Leisurely cruise takes travelers up the Ohio and back in time amid mahogany, teak and crystal THE ROMANCE OF THE RIVERBOAT

November 24, 1991|By John Madson | John Madson,Universal Press Syndicate

Mark Twain never cared much for the blue Ohio.

He was a true, mud-blooded Mississippi riverman, saying that Ohio River water was just too clear to be healthy, while muddy Mississippi River water was so nutritious that a man drinking it "could grow corn in his stomach if he wanted to."

Well, Twain knew rivers and wrote truly. But the Ohio deserved better. Even without a rich cargo of mud, it's nourishing enough -- a jade-colored feast for the eyes with as much history as you care to digest.

For years I've been too beguiled by the Missouri and upper Mississippi rivers to spend time on the Ohio. But not long ago I was on it for four days and five nights, cruising the upper Ohio from Cincinnati to Pittsburgh on an old-time paddle wheeler named the Delta Queen. She's a great white wedding cake of a boat, 65 years old, done up in mahogany, teak, Tiffany stained glass, crystal chandeliers and gleaming brass.

All this was a cultural jolt for someone like me, accustomed to a battered johnboat named Cirrhosis of the River, to sleeping on sandbars and running trotlines for catfish. And there I was on the Delta Queen, in a paneled stateroom with a brass plate on the door: "November, 1986. Her Royal Highness, Princess Margaret."

No gritty bedroll on this trip; I'd sleep in a bed once graced by a princess. On a hunch, I checked under the mattress. Sure enough, no pea.

The Delta Queen was a hostess in the grand manner, dedicated to getting her live cargo up the Ohio River as safely, well-fed and entertained as possible. There were three meals and two buffets each day and ragtime and a dance band each night.

All that should have been enough. But by the second day the river began asserting itself. My old rambling itch was coming on, and I couldn't scratch it. The bigger the boat, the farther I'm kept from the essence of the river. And the Queen was a lovely old grandmother, keeping me in, devising games and stratagems to amuse me -- but never letting me play in the grubby, wonderful river world outside.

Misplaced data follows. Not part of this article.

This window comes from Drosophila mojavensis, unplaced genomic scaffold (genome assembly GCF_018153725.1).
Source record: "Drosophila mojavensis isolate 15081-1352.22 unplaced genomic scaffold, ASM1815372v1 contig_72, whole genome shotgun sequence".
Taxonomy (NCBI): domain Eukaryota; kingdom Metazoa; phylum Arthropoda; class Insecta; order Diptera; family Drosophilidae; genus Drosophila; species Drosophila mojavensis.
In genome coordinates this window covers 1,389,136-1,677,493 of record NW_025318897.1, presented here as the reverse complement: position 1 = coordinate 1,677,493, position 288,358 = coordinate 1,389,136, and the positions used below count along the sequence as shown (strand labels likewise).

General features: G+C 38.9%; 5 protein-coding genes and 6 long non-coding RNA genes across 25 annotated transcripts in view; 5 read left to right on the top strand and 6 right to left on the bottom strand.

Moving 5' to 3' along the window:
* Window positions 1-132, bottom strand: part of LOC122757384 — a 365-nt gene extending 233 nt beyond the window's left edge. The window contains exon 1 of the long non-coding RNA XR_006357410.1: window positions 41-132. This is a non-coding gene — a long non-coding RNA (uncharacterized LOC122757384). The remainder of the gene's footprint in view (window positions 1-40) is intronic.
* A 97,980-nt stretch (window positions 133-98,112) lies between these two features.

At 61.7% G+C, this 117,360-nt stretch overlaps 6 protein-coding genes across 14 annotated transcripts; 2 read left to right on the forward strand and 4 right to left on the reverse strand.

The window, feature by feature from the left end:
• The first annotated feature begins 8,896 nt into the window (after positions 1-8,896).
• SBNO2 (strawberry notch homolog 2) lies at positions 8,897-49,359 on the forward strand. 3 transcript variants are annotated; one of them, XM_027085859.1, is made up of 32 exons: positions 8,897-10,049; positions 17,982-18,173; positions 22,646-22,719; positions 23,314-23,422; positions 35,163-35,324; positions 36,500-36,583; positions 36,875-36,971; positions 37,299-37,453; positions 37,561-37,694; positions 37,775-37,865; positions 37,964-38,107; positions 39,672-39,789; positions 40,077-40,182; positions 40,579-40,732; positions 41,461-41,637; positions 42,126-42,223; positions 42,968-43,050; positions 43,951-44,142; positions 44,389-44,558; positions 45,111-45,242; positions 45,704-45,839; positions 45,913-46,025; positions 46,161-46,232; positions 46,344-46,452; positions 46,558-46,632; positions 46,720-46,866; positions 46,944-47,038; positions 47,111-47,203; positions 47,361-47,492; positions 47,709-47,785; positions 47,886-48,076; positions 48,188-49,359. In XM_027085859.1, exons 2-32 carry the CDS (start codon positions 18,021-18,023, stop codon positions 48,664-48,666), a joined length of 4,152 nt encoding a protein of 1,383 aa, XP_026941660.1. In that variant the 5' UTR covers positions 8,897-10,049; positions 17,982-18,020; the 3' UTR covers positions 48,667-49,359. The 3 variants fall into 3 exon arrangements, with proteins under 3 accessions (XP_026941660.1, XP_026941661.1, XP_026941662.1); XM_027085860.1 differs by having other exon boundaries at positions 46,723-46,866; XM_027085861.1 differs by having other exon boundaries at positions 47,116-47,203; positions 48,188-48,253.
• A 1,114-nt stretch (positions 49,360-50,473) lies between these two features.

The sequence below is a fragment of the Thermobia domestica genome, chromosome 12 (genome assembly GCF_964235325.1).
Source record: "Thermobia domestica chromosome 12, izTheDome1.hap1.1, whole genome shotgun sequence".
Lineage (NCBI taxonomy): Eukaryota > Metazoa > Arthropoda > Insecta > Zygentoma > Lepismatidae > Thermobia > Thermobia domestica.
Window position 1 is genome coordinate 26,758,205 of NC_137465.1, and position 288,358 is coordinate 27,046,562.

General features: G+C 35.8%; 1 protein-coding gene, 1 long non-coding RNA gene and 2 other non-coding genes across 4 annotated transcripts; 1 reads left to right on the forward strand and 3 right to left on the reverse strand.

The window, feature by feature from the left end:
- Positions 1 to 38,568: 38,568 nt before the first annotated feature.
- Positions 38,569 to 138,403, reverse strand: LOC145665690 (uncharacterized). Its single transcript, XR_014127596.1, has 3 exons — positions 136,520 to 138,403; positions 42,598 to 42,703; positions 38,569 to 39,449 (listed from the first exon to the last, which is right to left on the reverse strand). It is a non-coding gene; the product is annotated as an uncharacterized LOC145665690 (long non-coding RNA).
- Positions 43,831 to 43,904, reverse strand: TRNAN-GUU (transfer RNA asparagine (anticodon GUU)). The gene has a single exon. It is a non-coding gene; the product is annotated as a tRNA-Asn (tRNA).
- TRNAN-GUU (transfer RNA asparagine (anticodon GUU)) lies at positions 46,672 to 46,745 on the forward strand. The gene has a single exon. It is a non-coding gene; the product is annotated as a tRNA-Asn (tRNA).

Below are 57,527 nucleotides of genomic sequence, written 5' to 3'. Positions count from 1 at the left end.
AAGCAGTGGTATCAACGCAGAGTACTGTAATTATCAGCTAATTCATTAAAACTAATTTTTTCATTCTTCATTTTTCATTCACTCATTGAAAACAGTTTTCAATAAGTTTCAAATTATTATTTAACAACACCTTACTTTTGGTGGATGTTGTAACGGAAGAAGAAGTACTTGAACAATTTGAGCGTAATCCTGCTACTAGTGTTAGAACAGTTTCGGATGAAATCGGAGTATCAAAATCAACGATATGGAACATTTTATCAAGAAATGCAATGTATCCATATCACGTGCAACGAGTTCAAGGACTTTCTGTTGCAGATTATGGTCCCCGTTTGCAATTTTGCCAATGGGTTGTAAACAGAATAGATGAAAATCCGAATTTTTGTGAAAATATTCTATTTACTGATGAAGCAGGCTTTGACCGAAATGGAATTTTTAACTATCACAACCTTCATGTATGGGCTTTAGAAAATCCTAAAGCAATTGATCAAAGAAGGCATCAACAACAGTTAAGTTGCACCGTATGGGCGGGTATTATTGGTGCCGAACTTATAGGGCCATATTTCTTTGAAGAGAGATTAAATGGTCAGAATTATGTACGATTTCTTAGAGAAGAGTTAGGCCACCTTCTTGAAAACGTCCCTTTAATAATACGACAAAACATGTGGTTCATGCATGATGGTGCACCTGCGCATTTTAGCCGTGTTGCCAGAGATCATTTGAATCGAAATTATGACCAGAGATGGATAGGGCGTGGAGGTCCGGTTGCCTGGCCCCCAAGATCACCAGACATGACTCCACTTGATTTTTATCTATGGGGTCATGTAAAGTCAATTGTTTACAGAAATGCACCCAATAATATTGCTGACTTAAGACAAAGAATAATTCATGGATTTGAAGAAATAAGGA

Color and comfort

Whatever the Queen withholds in hands-on river experience, she tries to make up for in color and comfort. And in her old-fashioned, genteel way, the Delta Queen does give her passengers the time and continuity to begin feeling the river's endless flow of strength and peace. She is nearly alone in that; only she and her sister boat, the newer Mississippi Queen, have passenger cabins and provide extended travel on the Mississippi, Ohio and Cumberland rivers. Of course, you might do much the same thing on your own, with more freedom of choice and movement, in anything from a lavish houseboat to a common johnboat. Barring that, the two Queens are the only options for overnight travel.

Still, the boat herself is only part of the cruise. The other part is the river itself. The Ohio's valley is narrow by most Missouri and Mississippi River standards, flanked by heavily forested headlands that often rise hundreds of feet. Then the bankside trees give way to small towns facing the river with narrow storefronts scarcely changed in a hundred years or more -- towns like Pomeroy, Ohio, "eight miles long and one street wide," between the riverbank and a steep bluff. As we passed, our steam calliope was thundering "Little Sir Echo" and the bluff sent it back to us, note for note. There, as at every town and landing, people stopped whatever they were doing to watch, wave and mark the Delta Queen's passing.

Denied the freedom to ramble on my own, I did some fantasizing as we went along. And the Upper Ohio has plenty of fuel for that.

This was one of the great ways west -- the first leg of a river system that led 3,500 miles from the Alleghenies to the Rockies. I left my cabin late at night and went out on deck, half-asleep and half-hoping to see the stack lanterns of phantom steamboats. If any river has such ghosts, it's the Ohio, for in its day it was boatbuilder to young America. Lewis and Clark's keelboat was built near Pittsburgh. So was the most famous of the old Missouri River steamers, the Far West, a low-hulled, spoon-billed stern-wheeler that would one day bring Custer's wounded troopers home from the Little Big Horn.

Fantasies on shore

There was fuel for fantasies ashore, as well.

We had steamed through the night to Maysville, Ky., getting there well before daylight and looking like a woodcut out of "Tom Sawyer": a boat designated as a National Historic Landmark moored at a town that's on the National Register of Historic Sites.

We left Maysville in early afternoon, heading out into the channel where we were joined by a convoy of Sunday boaters.

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